What do you think about kids running around and “shooting” each other with cap guns?  Do you think it leads to later violence or do you think that later generations who got to see all the faked blood and gore were more encouraged?  Maybe neither and the breakdown of the family structure has led to devaluation of life.

I don’t know, but I do know that in America we seem to be shooting each other on a fairly regular basis and I guess the equivalent of just a flesh wound is the intonement of “the injuries are not life threatening” on the evening news.

Tuesday, May 15, 2012

Well … there goes Education!


Looks to me like Education has been “tageted.”  Well, at least we have Roseanne to save the day …

Monday, May 14, 2012

The Chickens of Manchester


Read Tom Sawyer or Huck Finn and you will get a good idea of what rural Kansas was a like in the mid 50’s.  And I do mean rural.  I used to date a young lady from Spanish Harlem who literally had more people in her tenement when she was young than I had in my entire town as a kid.

One of the beauties of that life is that the division between the country and the town was practically non-existent.  That meant we grew our own produce and had our own chickens.  Thirty hens and a rooster named Henry meant thirty eggs a day – our hens must have been happy, because each laid an egg a day - and we kids just loved collecting those eggs.

Henry and his hens were Bantams, more popularly called Banties.  Now a Banty egg is only about 1/2 the size of an egg you will buy in the store, but at 30 per day, we did alright.  So, we had 210 eggs a week.  Divide that in half and you have the equivalent of 150 or so regular size eggs, about 12 dozen.

The feed cost 10 cents a week.  So, 12 dozen eggs for 10 cents comes out to around a penny a dozen.  Even accounting for inflation, that amounts to 8.5 cents a dozen AA eggs in today’s money.  Are any of you out there bettering that?  We sure aren’t!

I used to spend a quite a bit of time outdoors and when I was in the back yard, that meant plenty of time to eat mulberries and watch the chickens.  I noticed that every so often Henry would jump on one of those hens and grab its neck.  I asked the folks and Dad told me that Henry was planting a seed in the hen and that is how little chickens got started.  Henry would plant the seed, the hen would sit on the egg for about 21 days and out would hatch a chick!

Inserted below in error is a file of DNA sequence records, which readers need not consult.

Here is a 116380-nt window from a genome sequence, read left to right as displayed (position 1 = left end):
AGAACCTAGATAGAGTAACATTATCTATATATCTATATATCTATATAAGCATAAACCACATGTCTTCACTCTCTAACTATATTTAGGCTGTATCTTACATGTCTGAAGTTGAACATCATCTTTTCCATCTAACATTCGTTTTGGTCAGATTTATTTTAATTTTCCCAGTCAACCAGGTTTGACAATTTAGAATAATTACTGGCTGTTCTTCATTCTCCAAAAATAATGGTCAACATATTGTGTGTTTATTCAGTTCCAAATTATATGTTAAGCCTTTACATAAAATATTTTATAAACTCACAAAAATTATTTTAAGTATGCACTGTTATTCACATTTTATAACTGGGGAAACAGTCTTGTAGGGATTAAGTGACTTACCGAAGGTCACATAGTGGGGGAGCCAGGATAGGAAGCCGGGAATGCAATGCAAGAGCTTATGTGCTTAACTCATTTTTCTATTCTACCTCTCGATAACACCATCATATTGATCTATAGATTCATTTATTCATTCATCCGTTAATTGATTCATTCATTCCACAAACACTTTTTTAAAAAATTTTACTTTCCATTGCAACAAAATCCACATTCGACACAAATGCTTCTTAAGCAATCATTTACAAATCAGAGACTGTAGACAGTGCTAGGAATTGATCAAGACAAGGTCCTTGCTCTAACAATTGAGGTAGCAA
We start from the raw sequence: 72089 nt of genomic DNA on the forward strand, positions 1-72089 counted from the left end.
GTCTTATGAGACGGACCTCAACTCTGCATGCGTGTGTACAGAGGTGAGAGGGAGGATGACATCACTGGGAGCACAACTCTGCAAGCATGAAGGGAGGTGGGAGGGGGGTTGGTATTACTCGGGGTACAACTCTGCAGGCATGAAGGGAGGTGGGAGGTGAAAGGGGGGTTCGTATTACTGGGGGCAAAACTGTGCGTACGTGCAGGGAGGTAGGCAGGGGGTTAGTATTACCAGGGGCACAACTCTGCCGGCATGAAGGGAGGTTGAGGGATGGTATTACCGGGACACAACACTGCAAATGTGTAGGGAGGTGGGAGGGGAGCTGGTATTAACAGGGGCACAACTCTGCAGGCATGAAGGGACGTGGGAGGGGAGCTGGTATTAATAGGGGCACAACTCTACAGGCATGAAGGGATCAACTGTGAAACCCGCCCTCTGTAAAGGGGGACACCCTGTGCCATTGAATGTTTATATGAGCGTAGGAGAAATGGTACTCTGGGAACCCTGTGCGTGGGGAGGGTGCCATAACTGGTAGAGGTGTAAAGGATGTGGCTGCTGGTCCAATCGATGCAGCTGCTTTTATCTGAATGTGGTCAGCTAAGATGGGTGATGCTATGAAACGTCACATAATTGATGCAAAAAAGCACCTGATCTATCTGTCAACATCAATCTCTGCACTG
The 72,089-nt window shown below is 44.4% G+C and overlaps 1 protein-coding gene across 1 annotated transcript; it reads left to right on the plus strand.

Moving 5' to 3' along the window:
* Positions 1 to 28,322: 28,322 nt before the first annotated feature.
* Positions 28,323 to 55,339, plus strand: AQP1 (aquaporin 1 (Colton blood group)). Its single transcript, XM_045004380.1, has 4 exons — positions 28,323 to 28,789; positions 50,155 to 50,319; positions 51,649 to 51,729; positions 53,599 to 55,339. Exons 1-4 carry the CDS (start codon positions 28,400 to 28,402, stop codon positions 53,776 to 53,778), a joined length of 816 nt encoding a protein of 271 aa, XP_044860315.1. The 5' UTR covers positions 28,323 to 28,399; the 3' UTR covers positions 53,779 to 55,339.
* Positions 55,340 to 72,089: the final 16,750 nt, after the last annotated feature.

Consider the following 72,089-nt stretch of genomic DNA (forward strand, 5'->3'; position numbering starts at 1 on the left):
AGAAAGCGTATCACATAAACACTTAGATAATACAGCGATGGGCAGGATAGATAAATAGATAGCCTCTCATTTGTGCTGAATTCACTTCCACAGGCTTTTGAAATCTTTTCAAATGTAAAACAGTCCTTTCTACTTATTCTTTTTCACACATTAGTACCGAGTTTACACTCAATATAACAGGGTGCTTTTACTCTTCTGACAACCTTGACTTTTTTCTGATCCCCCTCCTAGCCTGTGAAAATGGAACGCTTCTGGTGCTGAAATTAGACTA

Mom told me yesterday that she saw me out in the back yard with my friend Bobby one day, both of us in our bib overalls, little farmers and I said, “Boy, old Henry is busy today!”  Bobby asked me what I meant and I explained about how he was planting seeds for the little chickens to be born and Bobby thought that was cool.  Mom thought it might be interesting for the conversations with Bobby’s parents, but nothing ever came of it.

It brings to mind a story of President Calvin Coolidge and the First Lady visiting a poultry farm.  The First Lady pointed out that a rooster somewhat like Henry was able to keep quite a number of hens serviced!  The President noted that he was indeed capable – and that it was a different hen each time!  Since then, the increased ability of a man with multiple partners has been know psychologically as the Coolidge Effect.

Me, I had a different interest.  I wondered just how Henry got that seed in their necks …

Sunday, May 13, 2012

Celebrating the Lady and the Kid!

Thirty-three years ago today, the Lady Fossil was celebrating her first Mother’s Day.  That is because the day before, she gave birth to Kid Fossil.